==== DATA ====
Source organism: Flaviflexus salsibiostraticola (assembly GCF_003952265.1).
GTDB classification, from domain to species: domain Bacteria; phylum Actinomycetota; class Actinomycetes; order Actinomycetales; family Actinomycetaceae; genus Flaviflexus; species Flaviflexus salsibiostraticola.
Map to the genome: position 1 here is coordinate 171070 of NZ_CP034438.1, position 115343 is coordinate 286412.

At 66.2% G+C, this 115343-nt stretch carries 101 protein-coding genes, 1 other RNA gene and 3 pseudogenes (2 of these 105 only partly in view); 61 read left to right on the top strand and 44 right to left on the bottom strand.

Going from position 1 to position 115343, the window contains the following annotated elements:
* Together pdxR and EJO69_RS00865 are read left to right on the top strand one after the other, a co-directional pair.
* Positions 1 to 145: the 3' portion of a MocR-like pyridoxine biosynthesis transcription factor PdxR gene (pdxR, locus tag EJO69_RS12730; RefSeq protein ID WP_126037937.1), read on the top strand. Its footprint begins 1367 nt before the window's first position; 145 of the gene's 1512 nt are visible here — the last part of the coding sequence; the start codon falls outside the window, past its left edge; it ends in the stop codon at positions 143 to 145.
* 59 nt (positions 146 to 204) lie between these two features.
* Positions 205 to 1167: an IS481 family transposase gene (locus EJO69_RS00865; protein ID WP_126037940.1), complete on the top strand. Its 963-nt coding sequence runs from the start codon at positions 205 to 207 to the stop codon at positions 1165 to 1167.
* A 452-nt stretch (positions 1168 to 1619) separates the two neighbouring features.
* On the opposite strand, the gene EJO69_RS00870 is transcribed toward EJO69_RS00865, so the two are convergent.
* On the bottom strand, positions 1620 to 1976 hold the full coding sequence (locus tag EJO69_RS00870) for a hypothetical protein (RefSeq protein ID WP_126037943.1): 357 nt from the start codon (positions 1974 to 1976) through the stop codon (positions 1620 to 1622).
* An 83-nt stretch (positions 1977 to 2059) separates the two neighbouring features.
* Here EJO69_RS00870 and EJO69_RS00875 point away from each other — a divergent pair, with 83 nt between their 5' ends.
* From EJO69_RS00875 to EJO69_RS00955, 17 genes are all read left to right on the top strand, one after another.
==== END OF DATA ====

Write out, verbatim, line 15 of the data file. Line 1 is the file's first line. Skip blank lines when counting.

* From EJO69_RS00875 to EJO69_RS00955, 17 genes are all read left to right on the top strand, one after another.